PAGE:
Sterling again steals the limelight. In early Asia, sterling inexplicably dropped nearly eight cents in minutes (to ~$1840), and on some platforms, may have traded below $1.1380. It almost immediately rebounded but has not resurfaced above $1.2480.
Over the last couple of years, there have been a number of sudden dramatic moves in the foreign exchange market. They have involved currencies like the New Zealand dollar and South African rand. However, major currencies, like the Swiss franc, have also seen dramatic moves, though there was a clear fundamental trigger. The yen has often been subject to sharp moves. And now sterling.
There are two main schools of thought. The first looks at the micro-market structure. The fragmentation, which is partly made possible by technological advances, changes the liquidity distribution. There is the rise of the algo, machine-based trading. There has been a reduction of risk-taking (proprietary trading) at banks. The market is more exposed to short-term leveraged operators, often using reverse knockouts/ins, and one-touch options, which are force multipliers.
The other approach looks at macro-developments. The price of reducing overall volatility in the capital markets is occasional and self-reinforcing spikes. Perhaps it is like a summer storm. The storm itself is partly a function of the previous calm.
Remember the neoliberal argument. If the price of capital is allowed to move, it can act as shock absorber. It can make the adjustment so the real economy (employment, output), doesn’t have to adjustment so much. Capital markets volatility is low. Some say it is a function of market direction, which itself is underwritten by the orthodox and unorthodox monetary policy measures. The economic activity appears to have gotten more volatile.
No news is able to rival the dramatic move in sterling today. However, it is notable that the German, French and Spanish industrial output data were consistently stronger than expected. After reporting a jump in industrial orders to five-month highs yesterday, Germany reported a 2.5% rise in industrial production, more than twice what the median had forecast. It follows a 1.5% decline in July. Manufacturing output rose 3.3%, while energy production rose 1.1%. Construction fell 1.2%.
French industrial output rose 2.1% in August, more than three times the median forecast. It more than offsets the 0.5% (initially 0.6%) fall in July. Manufacturing output jumped 2.2%. The Bloomberg median was for a 0.3% increase. The data stands in stark contrast with the manufacturing PMI, which has been below 50 since March and fell to 48.3 in August from 48.6 in July.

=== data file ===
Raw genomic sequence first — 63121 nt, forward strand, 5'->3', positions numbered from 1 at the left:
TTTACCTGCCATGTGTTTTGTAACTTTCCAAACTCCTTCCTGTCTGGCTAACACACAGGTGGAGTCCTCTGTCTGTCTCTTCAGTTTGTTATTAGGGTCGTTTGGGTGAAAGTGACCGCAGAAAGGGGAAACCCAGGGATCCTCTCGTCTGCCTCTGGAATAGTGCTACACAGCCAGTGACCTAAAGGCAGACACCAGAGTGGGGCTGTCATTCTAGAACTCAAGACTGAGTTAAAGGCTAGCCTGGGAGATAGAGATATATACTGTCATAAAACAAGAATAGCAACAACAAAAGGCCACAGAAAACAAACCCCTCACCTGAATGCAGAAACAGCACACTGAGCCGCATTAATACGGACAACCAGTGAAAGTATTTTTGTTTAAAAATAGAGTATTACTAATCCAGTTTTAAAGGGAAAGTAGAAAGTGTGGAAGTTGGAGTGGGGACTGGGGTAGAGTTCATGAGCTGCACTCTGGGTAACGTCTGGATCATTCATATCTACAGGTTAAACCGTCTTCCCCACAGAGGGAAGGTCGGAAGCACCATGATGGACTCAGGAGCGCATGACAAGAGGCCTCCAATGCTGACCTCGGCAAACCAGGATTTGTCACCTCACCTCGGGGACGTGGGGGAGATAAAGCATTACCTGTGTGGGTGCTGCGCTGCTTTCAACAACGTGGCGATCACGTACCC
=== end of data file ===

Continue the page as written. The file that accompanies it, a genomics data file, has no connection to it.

Spanish industrial output rose 1.4% in August. Economists had expected a small decline, though the July series was revised to 0.1% from 0.2%. Italy will report next on Monday. In the middle of next week, the aggregate figures will be published. There are upside risks to the previous median forecast of a 0.7% increase.
There were two reports in Asia to which we draw your attention. First, Japan reported labor cash earnings fell 0.1% year-over-year in August. This is down from 1.4% in July. Real cash earnings (adjusted for inflation) slowed to 0.5% from 2.0%. The combination of low wage growth and low interest rates may exacerbate the propensity to save (one expression of which is larger current account surplus).
Second, although Chinese markets are still closed for the national holiday, September reserve figures were reported. They fell to $3.166 trillion from $3.185 trillion. This is a new five-year low. This was a somewhat larger drawdown than surveys anticipated.
Attention turns to the US employment data, which will overshadow the Canadian jobs report released at the same time. Outside of the ADP data, other pieces of data pertaining to the US employment were favorable. The one cautionary note is that in recent years, the market has consistently over-estimated job growth in September. The surveys suggest the median guess is around 170k, but we suspect it has crept higher. Other details from the report will also be important, like hourly earnings and average hours worked.
A significant challenge is that perhaps it is globalization. Perhaps it is technology. Those with a college degree have a 2.5% unemployment rate. The unemployment rate is more than twice as high for high school graduates. The unemployment rate for those without high school is almost the sum of the other two cohorts (~7.5%). That education/economic dynamic has become a political force to be reckoned.
The short-term market is going into the US report having extended the dollar’s gains and with the two-year note yield near four-month highs. The US two-year premium over EMU and the UK is the most in a decade. The CME model, based on the futures prices, estimates a 55.1% chance of a December hike and a 14.5% chance of a Nov move. Bloomberg puts the odds at 51.3% and 23.6% respectively.
Between tradition and the lack of updated forecasts, we think the bar to a November hike is very high. Even if our suspicions are accurate, that the US delivers a robust jobs report, there still two other jobs reports that Fed officials will see before the December meeting. There is clearly scope for the market to price in a greater chance of a rate hike before the end of the year. The issue is whether it does so today. Our recent commentary, in the emerging markets as well as out profiles of major countries (EMU, Japan, Canada, Norway and Sweden) we show how interest rates appear to be re-emerging as an important driver.